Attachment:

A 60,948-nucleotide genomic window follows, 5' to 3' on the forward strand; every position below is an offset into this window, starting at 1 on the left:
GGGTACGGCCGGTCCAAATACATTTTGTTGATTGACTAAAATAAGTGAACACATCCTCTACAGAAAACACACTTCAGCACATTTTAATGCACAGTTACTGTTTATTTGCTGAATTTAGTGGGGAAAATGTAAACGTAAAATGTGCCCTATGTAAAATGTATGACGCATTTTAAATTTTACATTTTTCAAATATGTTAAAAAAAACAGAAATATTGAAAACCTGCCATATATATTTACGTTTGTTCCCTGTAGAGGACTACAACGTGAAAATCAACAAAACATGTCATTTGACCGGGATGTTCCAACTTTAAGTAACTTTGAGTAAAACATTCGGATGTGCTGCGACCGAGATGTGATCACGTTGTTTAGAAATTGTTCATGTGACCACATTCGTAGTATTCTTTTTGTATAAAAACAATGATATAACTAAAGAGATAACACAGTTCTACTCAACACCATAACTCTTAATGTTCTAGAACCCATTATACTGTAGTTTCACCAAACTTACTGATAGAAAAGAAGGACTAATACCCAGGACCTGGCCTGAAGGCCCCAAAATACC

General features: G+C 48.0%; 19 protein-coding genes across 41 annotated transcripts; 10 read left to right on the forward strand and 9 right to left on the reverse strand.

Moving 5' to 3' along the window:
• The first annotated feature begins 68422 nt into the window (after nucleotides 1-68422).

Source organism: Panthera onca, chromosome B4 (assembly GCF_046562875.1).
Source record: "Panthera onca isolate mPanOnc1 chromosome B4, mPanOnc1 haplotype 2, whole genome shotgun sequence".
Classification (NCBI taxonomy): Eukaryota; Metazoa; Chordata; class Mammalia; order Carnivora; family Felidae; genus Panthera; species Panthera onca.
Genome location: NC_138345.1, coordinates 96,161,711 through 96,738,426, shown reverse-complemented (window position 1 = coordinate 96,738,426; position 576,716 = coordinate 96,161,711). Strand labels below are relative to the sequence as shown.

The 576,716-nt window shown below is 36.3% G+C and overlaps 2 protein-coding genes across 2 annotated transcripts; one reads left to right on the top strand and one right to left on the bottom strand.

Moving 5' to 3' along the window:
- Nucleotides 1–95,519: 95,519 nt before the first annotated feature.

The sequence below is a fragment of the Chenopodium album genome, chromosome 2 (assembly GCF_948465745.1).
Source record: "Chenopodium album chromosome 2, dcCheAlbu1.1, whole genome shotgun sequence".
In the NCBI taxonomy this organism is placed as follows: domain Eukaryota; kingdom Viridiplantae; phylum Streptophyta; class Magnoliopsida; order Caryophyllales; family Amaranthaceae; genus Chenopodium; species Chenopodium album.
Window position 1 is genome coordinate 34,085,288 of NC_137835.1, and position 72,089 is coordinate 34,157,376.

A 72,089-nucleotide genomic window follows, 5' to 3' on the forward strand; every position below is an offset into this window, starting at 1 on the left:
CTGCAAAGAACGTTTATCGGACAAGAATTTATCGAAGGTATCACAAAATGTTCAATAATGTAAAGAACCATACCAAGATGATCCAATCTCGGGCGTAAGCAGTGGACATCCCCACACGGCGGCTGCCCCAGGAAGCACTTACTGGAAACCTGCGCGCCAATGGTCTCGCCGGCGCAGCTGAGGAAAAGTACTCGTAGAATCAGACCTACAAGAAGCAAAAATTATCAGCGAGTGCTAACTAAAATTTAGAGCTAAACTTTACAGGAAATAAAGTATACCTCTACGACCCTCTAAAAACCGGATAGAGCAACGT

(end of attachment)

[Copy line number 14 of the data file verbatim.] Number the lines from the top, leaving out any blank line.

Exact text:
Source record: "Chenopodium album chromosome 2, dcCheAlbu1.1, whole genome shotgun sequence".